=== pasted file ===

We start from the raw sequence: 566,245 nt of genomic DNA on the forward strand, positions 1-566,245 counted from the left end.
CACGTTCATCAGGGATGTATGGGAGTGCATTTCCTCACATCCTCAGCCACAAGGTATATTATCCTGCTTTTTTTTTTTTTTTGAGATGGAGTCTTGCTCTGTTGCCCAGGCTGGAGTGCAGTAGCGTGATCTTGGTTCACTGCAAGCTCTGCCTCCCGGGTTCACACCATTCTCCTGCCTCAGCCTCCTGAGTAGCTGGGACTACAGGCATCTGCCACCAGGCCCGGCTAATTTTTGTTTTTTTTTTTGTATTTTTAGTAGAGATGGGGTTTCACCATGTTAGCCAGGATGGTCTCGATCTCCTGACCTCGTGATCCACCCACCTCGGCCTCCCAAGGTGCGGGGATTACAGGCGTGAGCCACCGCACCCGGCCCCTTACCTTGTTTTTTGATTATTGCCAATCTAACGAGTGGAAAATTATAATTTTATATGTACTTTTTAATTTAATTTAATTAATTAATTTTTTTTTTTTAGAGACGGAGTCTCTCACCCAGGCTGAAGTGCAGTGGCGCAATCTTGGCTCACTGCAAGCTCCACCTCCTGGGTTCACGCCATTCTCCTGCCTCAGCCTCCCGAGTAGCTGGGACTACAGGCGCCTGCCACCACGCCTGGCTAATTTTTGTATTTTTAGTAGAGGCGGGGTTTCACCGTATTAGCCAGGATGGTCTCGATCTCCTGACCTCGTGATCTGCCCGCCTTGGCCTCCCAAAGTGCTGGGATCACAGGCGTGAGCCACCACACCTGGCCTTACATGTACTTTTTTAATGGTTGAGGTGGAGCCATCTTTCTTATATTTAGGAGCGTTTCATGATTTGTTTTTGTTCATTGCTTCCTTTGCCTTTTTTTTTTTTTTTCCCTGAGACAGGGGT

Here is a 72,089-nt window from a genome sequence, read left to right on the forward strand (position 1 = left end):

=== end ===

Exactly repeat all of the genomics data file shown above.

We start from the raw sequence: 566,245 nt of genomic DNA on the forward strand, positions 1-566,245 counted from the left end.
CACGTTCATCAGGGATGTATGGGAGTGCATTTCCTCACATCCTCAGCCACAAGGTATATTATCCTGCTTTTTTTTTTTTTTTGAGATGGAGTCTTGCTCTGTTGCCCAGGCTGGAGTGCAGTAGCGTGATCTTGGTTCACTGCAAGCTCTGCCTCCCGGGTTCACACCATTCTCCTGCCTCAGCCTCCTGAGTAGCTGGGACTACAGGCATCTGCCACCAGGCCCGGCTAATTTTTGTTTTTTTTTTTGTATTTTTAGTAGAGATGGGGTTTCACCATGTTAGCCAGGATGGTCTCGATCTCCTGACCTCGTGATCCACCCACCTCGGCCTCCCAAGGTGCGGGGATTACAGGCGTGAGCCACCGCACCCGGCCCCTTACCTTGTTTTTTGATTATTGCCAATCTAACGAGTGGAAAATTATAATTTTATATGTACTTTTTAATTTAATTTAATTAATTAATTTTTTTTTTTTAGAGACGGAGTCTCTCACCCAGGCTGAAGTGCAGTGGCGCAATCTTGGCTCACTGCAAGCTCCACCTCCTGGGTTCACGCCATTCTCCTGCCTCAGCCTCCCGAGTAGCTGGGACTACAGGCGCCTGCCACCACGCCTGGCTAATTTTTGTATTTTTAGTAGAGGCGGGGTTTCACCGTATTAGCCAGGATGGTCTCGATCTCCTGACCTCGTGATCTGCCCGCCTTGGCCTCCCAAAGTGCTGGGATCACAGGCGTGAGCCACCACACCTGGCCTTACATGTACTTTTTTAATGGTTGAGGTGGAGCCATCTTTCTTATATTTAGGAGCGTTTCATGATTTGTTTTTGTTCATTGCTTCCTTTGCCTTTTTTTTTTTTTTTCCCTGAGACAGGGGT

Here is a 72,089-nt window from a genome sequence, read left to right on the forward strand (position 1 = left end):